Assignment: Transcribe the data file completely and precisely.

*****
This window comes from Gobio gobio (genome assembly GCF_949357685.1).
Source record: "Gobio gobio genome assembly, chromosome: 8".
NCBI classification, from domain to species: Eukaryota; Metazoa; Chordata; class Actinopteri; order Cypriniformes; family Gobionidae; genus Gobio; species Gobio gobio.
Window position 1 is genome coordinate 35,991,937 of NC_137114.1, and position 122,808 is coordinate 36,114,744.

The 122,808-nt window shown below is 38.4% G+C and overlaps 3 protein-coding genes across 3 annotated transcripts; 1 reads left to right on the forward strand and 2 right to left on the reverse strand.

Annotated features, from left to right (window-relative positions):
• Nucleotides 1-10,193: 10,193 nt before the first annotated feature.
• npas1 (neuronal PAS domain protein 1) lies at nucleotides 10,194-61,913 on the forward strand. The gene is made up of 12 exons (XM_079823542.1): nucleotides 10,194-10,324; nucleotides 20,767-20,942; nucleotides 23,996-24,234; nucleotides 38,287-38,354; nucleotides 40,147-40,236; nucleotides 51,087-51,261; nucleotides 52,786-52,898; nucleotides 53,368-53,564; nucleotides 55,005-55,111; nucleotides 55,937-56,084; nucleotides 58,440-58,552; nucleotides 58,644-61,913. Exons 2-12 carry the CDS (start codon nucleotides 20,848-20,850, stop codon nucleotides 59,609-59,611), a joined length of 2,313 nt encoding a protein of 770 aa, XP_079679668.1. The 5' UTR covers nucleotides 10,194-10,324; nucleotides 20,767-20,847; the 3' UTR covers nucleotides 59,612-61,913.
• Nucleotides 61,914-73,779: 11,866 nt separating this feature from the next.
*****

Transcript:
This window comes from Gobio gobio (genome assembly GCF_949357685.1).
Source record: "Gobio gobio genome assembly, chromosome: 8".
NCBI classification, from domain to species: Eukaryota; Metazoa; Chordata; class Actinopteri; order Cypriniformes; family Gobionidae; genus Gobio; species Gobio gobio.
Window position 1 is genome coordinate 35,991,937 of NC_137114.1, and position 122,808 is coordinate 36,114,744.

The 122,808-nt window shown below is 38.4% G+C and overlaps 3 protein-coding genes across 3 annotated transcripts; 1 reads left to right on the forward strand and 2 right to left on the reverse strand.

Annotated features, from left to right (window-relative positions):
• Nucleotides 1-10,193: 10,193 nt before the first annotated feature.
• npas1 (neuronal PAS domain protein 1) lies at nucleotides 10,194-61,913 on the forward strand. The gene is made up of 12 exons (XM_079823542.1): nucleotides 10,194-10,324; nucleotides 20,767-20,942; nucleotides 23,996-24,234; nucleotides 38,287-38,354; nucleotides 40,147-40,236; nucleotides 51,087-51,261; nucleotides 52,786-52,898; nucleotides 53,368-53,564; nucleotides 55,005-55,111; nucleotides 55,937-56,084; nucleotides 58,440-58,552; nucleotides 58,644-61,913. Exons 2-12 carry the CDS (start codon nucleotides 20,848-20,850, stop codon nucleotides 59,609-59,611), a joined length of 2,313 nt encoding a protein of 770 aa, XP_079679668.1. The 5' UTR covers nucleotides 10,194-10,324; nucleotides 20,767-20,847; the 3' UTR covers nucleotides 59,612-61,913.
• Nucleotides 61,914-73,779: 11,866 nt separating this feature from the next.